Comment: Grizzly bears more useful alive than dead

Grizzly photo Copyright Jim Robertson

Grizzly photo Copyright Jim Robertson

Chris Genovali / Times Colonist
July 17, 2014

One can only conclude that Naomi Yamamoto, provincial minister of tourism and small business, was poorly briefed with regard to the grizzly bear hunt after reading about her recent speech on Saltspring Island.

Having B.C.’s tourism minister put forth the notion that the proliferation of oilsands pipelines and oil tankers, along with the escalation of a host of other industrial-scale resource extraction activities, would somehow be compatible with a robust tourism industry based on the natural beauty of the province is dubious. But for Yamamoto to suggest that bear viewing is compatible with the trophy-killing of bears, and then disproportionately claim that the grizzly hunt is a chief economic driver for the province, is inexplicably out of touch.

Contrary to Yamamoto’s assertions, there is no ecological, ethical or economic justification for continuing to trophy-kill B.C.’s grizzly bears.

The ecological argument is clear — killing bears for “management” purposes is unnecessary and scientifically unsound. Although attempts are made to dress up B.C.’s motivations in the trappings of “sound science,” the province is clearly driven by an anachronistic ideology that is disconcertingly fixated on killing as a legitimate and necessary tool of wildlife management.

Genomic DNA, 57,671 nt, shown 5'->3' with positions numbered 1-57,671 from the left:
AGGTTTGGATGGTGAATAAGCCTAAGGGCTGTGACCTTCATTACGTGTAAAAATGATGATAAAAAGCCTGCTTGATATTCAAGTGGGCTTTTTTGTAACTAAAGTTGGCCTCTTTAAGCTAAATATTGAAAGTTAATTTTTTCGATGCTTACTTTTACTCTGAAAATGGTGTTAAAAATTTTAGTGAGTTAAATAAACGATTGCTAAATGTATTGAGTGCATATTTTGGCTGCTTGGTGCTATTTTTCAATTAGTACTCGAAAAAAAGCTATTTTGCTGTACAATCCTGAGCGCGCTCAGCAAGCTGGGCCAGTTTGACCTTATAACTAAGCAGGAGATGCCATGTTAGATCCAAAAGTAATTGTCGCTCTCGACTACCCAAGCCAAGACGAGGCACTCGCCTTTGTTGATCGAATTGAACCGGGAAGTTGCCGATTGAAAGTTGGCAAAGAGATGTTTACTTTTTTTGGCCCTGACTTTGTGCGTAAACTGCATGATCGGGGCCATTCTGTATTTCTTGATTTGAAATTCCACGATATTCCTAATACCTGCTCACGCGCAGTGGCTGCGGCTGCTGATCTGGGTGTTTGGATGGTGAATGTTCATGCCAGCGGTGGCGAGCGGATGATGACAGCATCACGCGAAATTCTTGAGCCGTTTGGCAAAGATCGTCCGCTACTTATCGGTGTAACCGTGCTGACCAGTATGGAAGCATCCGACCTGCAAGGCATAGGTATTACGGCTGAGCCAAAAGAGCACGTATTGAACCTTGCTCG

Paul Paquet, senior scientist at Raincoast Conservation Foundation, large carnivore expert and co-author of a 2013 published peer-reviewed paper on B.C. bear management, states: “We analyzed only some of the uncertainty associated with grizzly management and found it was likely contributing to widespread overkills. I’m not sure how the government defines sound science, but an approach that carelessly leads to widespread overkills is less than scientifically credible.”

The ethical argument is clear — gratuitous killing for recreation is unacceptable and immoral. Polling shows that nine out of 10 British Columbians agree, from rural residents (including many hunters) to city dwellers.

In their 2009 publication The Ethics of Hunting, Michael Nelson and Kelly Millenbah state that if wildlife managers began “to take philosophy and ethics more seriously, both as a realm of expertise that can be acquired and as a critical dimension of wildlife conservation, many elements of wildlife conservation and management would look different.”

During her Saltspring appearance, Yamamoto attempted to downplay widespread public concern about the grizzly hunt by stating: “it’s not like a bear gets killed every day.”

Given that an average of 300 grizzlies and 3,900 black bears (according to the B.C. Wildlife Federation) are killed for trophies in B.C. annually, the minister’s statement is not only flippant, but callous to the disturbing amount of carnage inflicted on bears in this province every year for the most trivial of reasons — recreational trophy hunting.